The Nets have the 22nd pick (for now) in Thursday’s NBA draft at the Barclays Center. It is the fifth time they are picking at No. 22 and hoping for better success than previous picks, like Marcus Williams (2006), Viktor Khryapa (2004), Zoran Planinic (2003) and Tate George (1990).
Notable selections from that spot include Kenneth Faried (2011), Courtney Lee (2008), Jared Dudley (2007) and Jarrett Jack (2005) — and that is what the Nets are striving for, a rotation player who can provide some athleticism or shooting, or a combination of those two attributes.
Signs seem to indicate a point guard since C.J. Watson is likely opting out of the contract signed last summer, leaving Tyshawn Taylor as the primary backup to Deron Williams. Taylor will participate in the summer league in Orlando, but GM Billy King indicated he wants some competition and this could be a cheaper way to achieve that since the 2013-14 NBA salary scale calls for the 22nd selection to make $1,082,200
The Nets also have a need for more defense from the center position if they seek a backup to Brook Lopez, especially after he had a screw removed from his surgically-repaired right foot. Or they could seek offense from the forward positions currently occupied by Reggie Evans and Gerald Wallace, who struggled all year for consistent offense.
Another possibility is that Brooklyn takes a European forward who will come over in a few years, closer to the end of Wallace’s four-year contract that he signed after King traded the 2012 first-round, lottery pick to Portland.
Previewing the Pick
SF Giannis Adetokoubo, Greece » The Nets will be adding one Euro-stash in Bojan Bogdanovic, and may look in this direction with the pick. The 18-year-old, with a Nigerian passport, is regarded as someone with a large wingspan and his staying in Europe could help with the Nets’ salary-cap situation, while he potentially could serve as a replacement for Wallace.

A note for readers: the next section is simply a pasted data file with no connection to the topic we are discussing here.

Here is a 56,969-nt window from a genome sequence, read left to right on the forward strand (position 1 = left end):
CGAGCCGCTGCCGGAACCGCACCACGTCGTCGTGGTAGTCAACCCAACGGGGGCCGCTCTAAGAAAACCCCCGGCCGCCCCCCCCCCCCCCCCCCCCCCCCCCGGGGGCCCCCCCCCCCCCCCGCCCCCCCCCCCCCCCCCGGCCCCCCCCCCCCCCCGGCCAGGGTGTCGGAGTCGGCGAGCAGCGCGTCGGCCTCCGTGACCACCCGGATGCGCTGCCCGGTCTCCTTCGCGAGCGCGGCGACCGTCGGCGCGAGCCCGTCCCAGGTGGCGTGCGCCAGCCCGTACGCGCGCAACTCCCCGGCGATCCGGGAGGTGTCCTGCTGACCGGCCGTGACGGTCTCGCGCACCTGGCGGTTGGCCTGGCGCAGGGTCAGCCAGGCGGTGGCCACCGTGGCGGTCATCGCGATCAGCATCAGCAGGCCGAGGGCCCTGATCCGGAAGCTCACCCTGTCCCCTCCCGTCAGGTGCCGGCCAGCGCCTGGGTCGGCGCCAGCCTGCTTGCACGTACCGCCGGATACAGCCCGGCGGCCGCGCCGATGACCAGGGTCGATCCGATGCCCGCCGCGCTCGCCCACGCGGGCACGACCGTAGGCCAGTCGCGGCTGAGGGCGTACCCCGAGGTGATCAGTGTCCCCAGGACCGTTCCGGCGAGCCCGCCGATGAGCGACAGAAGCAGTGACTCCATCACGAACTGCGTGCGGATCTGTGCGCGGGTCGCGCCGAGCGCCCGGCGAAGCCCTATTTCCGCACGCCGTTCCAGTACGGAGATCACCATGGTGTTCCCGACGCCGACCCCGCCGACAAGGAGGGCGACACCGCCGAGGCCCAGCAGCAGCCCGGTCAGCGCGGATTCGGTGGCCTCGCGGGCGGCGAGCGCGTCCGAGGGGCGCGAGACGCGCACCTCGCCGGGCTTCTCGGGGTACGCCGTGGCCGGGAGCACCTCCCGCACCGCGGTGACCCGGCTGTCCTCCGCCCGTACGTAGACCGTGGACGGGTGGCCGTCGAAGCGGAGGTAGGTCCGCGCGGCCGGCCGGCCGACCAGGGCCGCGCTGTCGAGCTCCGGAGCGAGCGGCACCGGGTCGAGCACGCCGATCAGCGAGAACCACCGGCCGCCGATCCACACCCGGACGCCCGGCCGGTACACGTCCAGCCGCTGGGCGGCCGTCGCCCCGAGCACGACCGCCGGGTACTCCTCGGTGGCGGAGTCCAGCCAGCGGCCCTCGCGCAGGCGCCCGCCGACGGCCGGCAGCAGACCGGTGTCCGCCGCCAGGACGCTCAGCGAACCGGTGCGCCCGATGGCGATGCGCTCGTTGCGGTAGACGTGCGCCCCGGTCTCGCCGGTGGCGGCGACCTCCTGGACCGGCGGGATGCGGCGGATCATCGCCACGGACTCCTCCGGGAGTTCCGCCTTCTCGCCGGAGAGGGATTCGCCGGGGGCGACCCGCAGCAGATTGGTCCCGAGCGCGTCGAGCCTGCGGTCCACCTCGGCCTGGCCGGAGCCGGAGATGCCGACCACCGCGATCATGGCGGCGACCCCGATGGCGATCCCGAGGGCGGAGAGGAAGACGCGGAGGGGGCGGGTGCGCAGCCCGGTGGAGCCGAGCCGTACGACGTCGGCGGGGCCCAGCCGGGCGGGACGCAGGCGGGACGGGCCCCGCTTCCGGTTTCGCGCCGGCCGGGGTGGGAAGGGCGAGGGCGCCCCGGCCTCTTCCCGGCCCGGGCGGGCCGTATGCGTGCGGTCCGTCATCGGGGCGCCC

C Gorgui Dieng, Louisville » The Nets don’t need an offensive-minded center, assuming Brook Lopez recovers from the foot surgery and Andray Blatche re-signs. However, defense is a need and that’s what Dieng does. He was the Big East Defensive Player of the Year, and he also has a decent mid-range game.
C Mason Plumlee, Duke » King has never selected a player from his alma mater in his previous 12 drafts, but that could change if he goes in this direction. Despite good size and an ability to rebound, scouting reports indicate his footwork gets him in trouble with opposing defenses and his ability to run the floor is regarded as average.
PG Shane Larkin, Miami » King has stated he likes some competition for the right to backup Williams and Larkin could be someone capable of stepping into the role expected to be vacated when Watson opts out of his contract. Larkin’s three-point game has improved and, according to Synergy Sports, his 514 possessions on pick-and-rolls ranked second in the country, which must make new coach Jason Kidd salivate. The downside is his size, but the Nets got beat in the postseason by a player, Nate Robinson, whose size also was a question eight years ago. Problem is, Larkin is projected to be a top-15 pick.
F Kelly Olynyk, Gonzaga » Olynyk was the most improved player in the country after redshirting his junior season. Despite not being a great athlete, according to NBA.com, his versatility in the post and range at the three-point line is highly regarded. He has been projected by some as a lottery pick, so getting him might not be realistic.
SG/SF Jamaal Franklin, San Diego St. » Franklin was among the first players to work out for the Nets and is the only Division I player to lead his team in scoring, rebounding, assists and steals. Scouts love his explosiveness, his passing and rebounding. They don’t like his perimeter game, which has made some refer to him as a ‘tweener’ without a position, but those are things that can improved on.